As Goran Dragic keeps tossing in three-pointers with the ease of uncontested layups, and lowering his shoulder and driving to the basket with razor-sharp efficiency, this much is clear:
In the 29th year of the franchise, Dragic’s 2016-17 season belongs in the conversation of best seasons ever by a Heat point guard.
Dragic has been exemplary during this 12-game winning streak, averaging 23.1 points and shooting 56.3 percent overall and an absurd 56.2 percent on threes (27 for 48).
“He’s been absolutely amazing,” forward Udonis Haslem said.
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And with the Heat looking to push its winning streak to 13 at Brooklyn on Friday, consider what Dragic is doing:
• Aside from Mike Bibby’s 22-game stint in 2010-11, when he shot 45.5 percent on threes, no Heat point guard has ever shot threes more accurately over a season than Dragic, who’s at 44.3 percent. That three-point percentage ranks second in the league, behind Washington’s Otto Porter.
• Dragic’s 48.2 overall shooting percentage is tied with Sacramento’s Darren Collison for the NBA lead among point guards and behind only Portland’s C.J. McCollum (48.8) among all guards.
• What’s more, Dragic’s 20.0 scoring average ranks second for any Heat point guard over a full season, behind only Tim Hardaway’s 20.3 average in 1996-97.
A strong case can be made that Hardaway’s brilliant work that season – the scoring and clutch threes, coupled with an 8.6 assist average – stands as the best season by a point guard in Heat history, partly because Hardaway and Alonzo Mourning led Miami to a 61-21 record and the franchise’s first Eastern Conference Finals appearance.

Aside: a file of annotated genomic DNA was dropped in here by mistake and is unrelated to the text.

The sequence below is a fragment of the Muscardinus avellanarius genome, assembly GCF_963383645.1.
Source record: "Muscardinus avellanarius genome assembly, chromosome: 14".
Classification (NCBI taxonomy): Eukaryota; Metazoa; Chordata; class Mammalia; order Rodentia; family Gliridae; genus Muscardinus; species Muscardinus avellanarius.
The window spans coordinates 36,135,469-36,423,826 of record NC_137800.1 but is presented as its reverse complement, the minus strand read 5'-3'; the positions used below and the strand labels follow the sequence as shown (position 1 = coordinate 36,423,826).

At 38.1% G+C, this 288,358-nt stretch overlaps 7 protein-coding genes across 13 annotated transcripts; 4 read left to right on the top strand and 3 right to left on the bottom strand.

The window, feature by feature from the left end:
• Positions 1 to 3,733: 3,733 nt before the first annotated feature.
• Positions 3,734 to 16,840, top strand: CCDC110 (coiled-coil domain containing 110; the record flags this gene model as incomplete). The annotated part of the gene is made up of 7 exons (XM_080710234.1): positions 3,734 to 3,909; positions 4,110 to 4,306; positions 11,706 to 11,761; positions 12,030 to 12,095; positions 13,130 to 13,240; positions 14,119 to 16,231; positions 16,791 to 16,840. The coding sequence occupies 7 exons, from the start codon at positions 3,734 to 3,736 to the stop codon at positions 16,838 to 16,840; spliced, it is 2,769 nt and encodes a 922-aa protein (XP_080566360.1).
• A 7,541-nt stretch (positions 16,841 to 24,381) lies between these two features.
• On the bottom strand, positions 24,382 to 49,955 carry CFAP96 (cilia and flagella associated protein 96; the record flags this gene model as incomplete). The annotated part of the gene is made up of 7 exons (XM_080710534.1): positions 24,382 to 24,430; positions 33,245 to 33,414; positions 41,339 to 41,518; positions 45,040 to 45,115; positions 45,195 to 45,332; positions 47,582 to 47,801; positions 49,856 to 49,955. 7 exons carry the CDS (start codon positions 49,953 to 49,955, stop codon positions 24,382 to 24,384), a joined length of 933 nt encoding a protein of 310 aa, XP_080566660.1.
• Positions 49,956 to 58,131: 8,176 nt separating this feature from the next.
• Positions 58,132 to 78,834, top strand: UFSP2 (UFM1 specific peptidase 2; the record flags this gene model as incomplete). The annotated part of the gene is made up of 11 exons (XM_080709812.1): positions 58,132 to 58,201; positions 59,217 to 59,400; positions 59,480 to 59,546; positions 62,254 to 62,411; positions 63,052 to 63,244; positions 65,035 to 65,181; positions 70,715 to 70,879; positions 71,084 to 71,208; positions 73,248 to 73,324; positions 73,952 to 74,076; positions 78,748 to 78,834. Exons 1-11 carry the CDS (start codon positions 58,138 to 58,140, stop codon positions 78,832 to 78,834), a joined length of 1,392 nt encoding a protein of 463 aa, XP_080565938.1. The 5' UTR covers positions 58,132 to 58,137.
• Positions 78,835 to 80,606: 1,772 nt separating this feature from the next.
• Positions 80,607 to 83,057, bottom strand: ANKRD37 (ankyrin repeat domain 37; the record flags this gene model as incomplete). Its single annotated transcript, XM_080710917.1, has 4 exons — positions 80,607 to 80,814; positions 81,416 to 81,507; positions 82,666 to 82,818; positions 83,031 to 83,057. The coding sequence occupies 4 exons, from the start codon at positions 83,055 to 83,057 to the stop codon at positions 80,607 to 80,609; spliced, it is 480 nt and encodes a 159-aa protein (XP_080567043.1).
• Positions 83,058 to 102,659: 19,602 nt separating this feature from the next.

But aside from that season -- which was Hardaway’s first full season with Miami after a midseason trade the previous one -- what Dragic is doing wouldn’t take a back seat, statistically, to any other full season by a Heat point guard.
That’s impressive considering Hardaway played 5 1/2 years in Miami and considering the distinguished point guards who have donned Heat jerseys, from past-their-prime-at-the-time Gary Payton and Rod Strickland, to Jason Williams, to Dwyane Wade, who started at point guard in his first season with the Heat before shifting to shooting guard.
As a rookie, Wade averaged 16.5 points, 4.5 assists and shot 46.5 percent from the field and 30.2 percent on threes.
Dragic’s numbers top all of those, including his 6.5 assist average.
Haslem, who joined the Heat with Wade in 2003, said Dragic’s season is unequivocally the best by a Heat point guard since Wade.
“I can't remember anybody shooting the ball like that,” Haslem said. “He's operating on all cylinders right now.”
Even after missing his only two three-pointers on Wednesday against Milwaukee, Dragic has made 13 of his last 18.
At 44.3 percent, he has distance to make up to crack the top three three-point shooting seasons in Heat history: Jon Sundvold’s 52.2 in 1988-89, Jason Kapono’s 51.4 in 2006-07 and Rasual Butler’s 46.3 in 2003-04.
"Name a starting PG with a better percentage from three this season than Goran Dragic. Put him in the 3-point contest,” Hassan Whiteside tweeted earlier this week.
But Dragic’s excellence goes far beyond three-point artistry. He’s had 24 assists in the past three games.
"His confidence level has grown," coach Erik Spoelstra said. "But his game has also improved now. The growth in his game --- it's tremendous player development and expanding his off-the-dribble game."
Guard Wayne Ellington notes that “some point guards are more scoring point guards and some want to get guys involved more. Goran has done a really good job for our team balancing it. He picks and chooses his spots where he wants to attack and be aggressive and getting to the basket or scoring for himself and he gets other guys involved, too.
“I just love how much of a warrior Goran is. He's a great teammate. I love that he's such an attacker.”
So ask Spoelstra if Dragic is giving the Heat its best point guard work in a long time, he says simply: “If it continues to translate to wins, I wouldn’t argue that.”
This is my third Heat post in the past two hours. For the others, including a look at why Heat players appreciate Pat Riley, Riley’s message to fans, a player with another team who interests the Heat, Tyler Johnson’s explanation for his shooting slump and more, please click here on my column/blog page.